blush

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English[edit]

English Wikipedia has an article on:
Wikipedia

Pronunciation[edit]

  • (file)
  • IPA(key): /blʌʃ/
  • Rhymes: -ʌʃ

Etymology 1[edit]

From Middle English blusshen, bluschen, blusschen, blisshen, from Old English blysċan (to be red; shine), perhaps from Proto-Germanic *blaskijaną, from *blasǭ (burning candle; torch) or alternatively from Proto-Germanic *bluskijaną, from *blusjǭ (torch). Cognate with Middle Low German blöschen (to blush). Compare also Old English blysian (to burn; blaze), Dutch blozen (to blush), Danish blusse (to blush), Old Norse blys (torch), Danish blus (blaze).

Noun[edit]

blush (countable and uncountable, plural blushes)

  1. An act of blushing; a red glow on the face caused by shame, modesty, etc.
  2. A glow; a flush of colour, especially pink or red.
  3. (figuratively) Feeling or appearance of optimism.
    • 1974, “April's Fading Carnation,” Time, 9 September, 1974,[4]Superscript text
      The independence ceremony could not keep the blush of April's revolution, when carnations had seemed to sprout from every buttonhole, from fading.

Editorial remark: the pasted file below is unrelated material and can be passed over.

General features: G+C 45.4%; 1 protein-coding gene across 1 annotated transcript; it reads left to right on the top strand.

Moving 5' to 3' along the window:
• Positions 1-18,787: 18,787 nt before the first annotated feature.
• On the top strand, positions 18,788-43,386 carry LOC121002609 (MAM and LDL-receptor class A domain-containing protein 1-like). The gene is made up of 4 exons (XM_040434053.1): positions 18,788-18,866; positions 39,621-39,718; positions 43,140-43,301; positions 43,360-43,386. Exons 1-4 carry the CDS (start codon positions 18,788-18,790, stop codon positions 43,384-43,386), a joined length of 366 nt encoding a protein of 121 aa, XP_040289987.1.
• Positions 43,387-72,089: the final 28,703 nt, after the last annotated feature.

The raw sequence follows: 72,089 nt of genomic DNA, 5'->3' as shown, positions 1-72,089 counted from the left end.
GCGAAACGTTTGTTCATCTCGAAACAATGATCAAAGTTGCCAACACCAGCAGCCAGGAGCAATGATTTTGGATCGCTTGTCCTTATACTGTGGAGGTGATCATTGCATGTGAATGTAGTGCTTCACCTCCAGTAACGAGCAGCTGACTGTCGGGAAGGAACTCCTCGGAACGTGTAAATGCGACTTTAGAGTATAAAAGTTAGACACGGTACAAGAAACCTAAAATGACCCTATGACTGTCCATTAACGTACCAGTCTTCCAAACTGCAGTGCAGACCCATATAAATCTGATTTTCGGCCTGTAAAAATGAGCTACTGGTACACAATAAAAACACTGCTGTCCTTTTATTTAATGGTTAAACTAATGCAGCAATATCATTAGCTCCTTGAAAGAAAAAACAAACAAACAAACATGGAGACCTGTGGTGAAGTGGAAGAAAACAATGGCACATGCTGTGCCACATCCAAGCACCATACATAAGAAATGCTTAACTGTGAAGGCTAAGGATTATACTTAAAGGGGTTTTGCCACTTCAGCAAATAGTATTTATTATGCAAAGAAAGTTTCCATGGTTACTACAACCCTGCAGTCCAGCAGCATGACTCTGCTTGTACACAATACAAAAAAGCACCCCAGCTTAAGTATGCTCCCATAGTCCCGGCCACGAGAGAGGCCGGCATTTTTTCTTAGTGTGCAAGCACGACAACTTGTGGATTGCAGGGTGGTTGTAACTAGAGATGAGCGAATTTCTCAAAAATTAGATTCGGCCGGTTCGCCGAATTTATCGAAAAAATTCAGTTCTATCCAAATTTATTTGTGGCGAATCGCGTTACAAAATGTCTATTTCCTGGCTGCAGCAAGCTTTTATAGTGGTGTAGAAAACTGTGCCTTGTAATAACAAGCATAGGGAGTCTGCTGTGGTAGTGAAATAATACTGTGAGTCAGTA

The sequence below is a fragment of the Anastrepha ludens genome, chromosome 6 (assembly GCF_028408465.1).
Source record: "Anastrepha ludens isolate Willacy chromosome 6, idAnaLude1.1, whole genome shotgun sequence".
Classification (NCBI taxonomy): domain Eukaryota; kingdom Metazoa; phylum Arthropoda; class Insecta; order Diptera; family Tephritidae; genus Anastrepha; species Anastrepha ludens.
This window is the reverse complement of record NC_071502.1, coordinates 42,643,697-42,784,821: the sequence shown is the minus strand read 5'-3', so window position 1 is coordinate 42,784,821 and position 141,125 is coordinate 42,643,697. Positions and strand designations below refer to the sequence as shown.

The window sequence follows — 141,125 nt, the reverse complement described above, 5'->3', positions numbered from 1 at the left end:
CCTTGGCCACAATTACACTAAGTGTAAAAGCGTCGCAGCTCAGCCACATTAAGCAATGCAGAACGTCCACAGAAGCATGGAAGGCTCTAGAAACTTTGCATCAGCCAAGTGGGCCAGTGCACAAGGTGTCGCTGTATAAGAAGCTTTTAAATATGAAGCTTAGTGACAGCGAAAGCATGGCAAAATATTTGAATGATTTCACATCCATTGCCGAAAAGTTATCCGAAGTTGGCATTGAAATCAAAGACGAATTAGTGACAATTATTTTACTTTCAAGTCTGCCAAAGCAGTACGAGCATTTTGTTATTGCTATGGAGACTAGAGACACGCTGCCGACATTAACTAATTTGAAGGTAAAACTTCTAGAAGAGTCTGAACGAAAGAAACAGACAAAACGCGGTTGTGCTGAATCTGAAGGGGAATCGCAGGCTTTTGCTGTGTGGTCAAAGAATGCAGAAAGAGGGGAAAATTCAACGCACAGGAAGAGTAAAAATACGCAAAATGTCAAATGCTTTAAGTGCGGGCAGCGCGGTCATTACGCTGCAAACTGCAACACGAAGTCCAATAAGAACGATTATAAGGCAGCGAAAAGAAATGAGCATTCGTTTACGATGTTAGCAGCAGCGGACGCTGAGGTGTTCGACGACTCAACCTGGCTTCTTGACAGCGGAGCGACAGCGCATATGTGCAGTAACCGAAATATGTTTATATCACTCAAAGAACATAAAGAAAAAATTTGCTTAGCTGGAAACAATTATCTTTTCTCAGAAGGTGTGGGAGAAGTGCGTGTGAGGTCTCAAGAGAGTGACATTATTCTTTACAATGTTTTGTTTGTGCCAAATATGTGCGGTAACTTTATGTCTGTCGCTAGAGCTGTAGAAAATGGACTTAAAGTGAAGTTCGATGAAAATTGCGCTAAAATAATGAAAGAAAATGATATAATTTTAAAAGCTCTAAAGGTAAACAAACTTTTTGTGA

• 2016, David McKay, “AngloGold to fire up dividend in 2017 as net debt cut a third,” miningmx.com, 15 August, 2016,[5]
      The weakening of local currencies – in Argentina, Australia and Brazil – gave a blush to the financial numbers. (As a whole, all-in sustaining costs (AISC) improved to an average of $911/oz compared with the $924/oz recorded in the first half of 2015).
  4. (uncountable, countable) A sort of makeup, frequently a powder, used to redden the cheeks.
    Synonyms: blusher, rouge
    • 2016, Sana Passricha, “Keep or Toss: The Shelflife of Your Beauty Treasures,” iDIVA, 22 July, 2016,[6]
      The same rules that apply to face powder apply to powder blush, since neither contains water. Cream blush, however, should be replaced after a year. To prolong the life of any blush, clean your blush brush regularly and store the product in a dry place.
  5. A color between pink and cream.
    blush:  
    • 2006, Kate Betts, “What to Watch For in 2006,” Time, 9 January, 2006,[7]
      Makeup colors like ivory and blush dominate spring collections and have even infiltrated Burberry's shoes.
  6. (chiefly US) A pale pink wine made by removing the dark grape skins at the required point during fermentation.